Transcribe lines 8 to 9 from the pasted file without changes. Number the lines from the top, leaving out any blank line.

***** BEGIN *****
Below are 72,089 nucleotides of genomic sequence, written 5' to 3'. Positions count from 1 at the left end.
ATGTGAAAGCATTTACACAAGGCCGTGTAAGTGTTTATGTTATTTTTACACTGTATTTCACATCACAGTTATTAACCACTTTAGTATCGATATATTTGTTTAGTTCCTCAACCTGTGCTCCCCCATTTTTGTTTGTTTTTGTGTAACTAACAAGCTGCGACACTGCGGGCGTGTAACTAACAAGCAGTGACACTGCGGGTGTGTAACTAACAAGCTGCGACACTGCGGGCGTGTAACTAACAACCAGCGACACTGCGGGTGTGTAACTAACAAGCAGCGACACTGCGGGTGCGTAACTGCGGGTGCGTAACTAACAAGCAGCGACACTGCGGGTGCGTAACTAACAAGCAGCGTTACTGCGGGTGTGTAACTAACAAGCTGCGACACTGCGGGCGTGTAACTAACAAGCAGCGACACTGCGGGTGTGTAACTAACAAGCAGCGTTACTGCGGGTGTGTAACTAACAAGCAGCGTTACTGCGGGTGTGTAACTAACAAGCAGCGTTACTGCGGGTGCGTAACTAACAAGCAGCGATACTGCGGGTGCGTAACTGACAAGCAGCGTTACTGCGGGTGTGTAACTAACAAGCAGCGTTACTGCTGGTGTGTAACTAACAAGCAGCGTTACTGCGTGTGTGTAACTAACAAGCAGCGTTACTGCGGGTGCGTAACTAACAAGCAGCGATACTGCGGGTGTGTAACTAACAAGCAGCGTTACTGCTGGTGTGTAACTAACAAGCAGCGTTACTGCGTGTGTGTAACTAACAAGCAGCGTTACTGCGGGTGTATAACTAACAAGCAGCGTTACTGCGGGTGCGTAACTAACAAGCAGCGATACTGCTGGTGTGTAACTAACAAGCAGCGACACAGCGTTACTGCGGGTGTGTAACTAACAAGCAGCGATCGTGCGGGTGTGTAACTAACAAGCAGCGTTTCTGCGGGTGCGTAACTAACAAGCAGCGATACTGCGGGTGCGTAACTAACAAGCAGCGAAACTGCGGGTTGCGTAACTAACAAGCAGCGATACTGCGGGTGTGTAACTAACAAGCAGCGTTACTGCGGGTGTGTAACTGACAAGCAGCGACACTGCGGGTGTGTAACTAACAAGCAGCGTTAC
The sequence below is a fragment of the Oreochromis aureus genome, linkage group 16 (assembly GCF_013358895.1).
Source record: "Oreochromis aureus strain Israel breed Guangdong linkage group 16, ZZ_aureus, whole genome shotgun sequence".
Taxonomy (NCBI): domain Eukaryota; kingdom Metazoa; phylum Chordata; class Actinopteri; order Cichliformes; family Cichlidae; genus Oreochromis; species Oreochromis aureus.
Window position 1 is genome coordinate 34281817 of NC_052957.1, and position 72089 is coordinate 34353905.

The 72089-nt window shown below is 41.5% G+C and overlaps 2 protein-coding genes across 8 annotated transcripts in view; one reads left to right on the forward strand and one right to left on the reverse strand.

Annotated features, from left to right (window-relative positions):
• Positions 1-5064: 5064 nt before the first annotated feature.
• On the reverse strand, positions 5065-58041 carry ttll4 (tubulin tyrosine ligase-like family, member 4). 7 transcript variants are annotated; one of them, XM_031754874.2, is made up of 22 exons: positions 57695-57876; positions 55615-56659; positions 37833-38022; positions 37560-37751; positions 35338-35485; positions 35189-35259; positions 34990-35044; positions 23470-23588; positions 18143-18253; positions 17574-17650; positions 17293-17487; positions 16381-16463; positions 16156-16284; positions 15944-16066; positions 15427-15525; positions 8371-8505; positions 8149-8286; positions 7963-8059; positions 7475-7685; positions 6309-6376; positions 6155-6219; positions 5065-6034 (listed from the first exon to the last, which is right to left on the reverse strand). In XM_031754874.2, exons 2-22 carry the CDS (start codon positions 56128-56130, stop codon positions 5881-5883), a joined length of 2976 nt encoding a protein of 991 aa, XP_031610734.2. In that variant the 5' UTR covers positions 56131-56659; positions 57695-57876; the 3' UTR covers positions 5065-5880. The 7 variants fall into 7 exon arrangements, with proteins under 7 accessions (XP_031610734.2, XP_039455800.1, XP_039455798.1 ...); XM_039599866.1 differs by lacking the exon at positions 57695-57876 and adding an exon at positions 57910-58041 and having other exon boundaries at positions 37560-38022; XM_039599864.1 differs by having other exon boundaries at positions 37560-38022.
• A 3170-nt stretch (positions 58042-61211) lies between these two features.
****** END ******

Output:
Annotated features, from left to right (window-relative positions):
• Positions 1-5064: 5064 nt before the first annotated feature.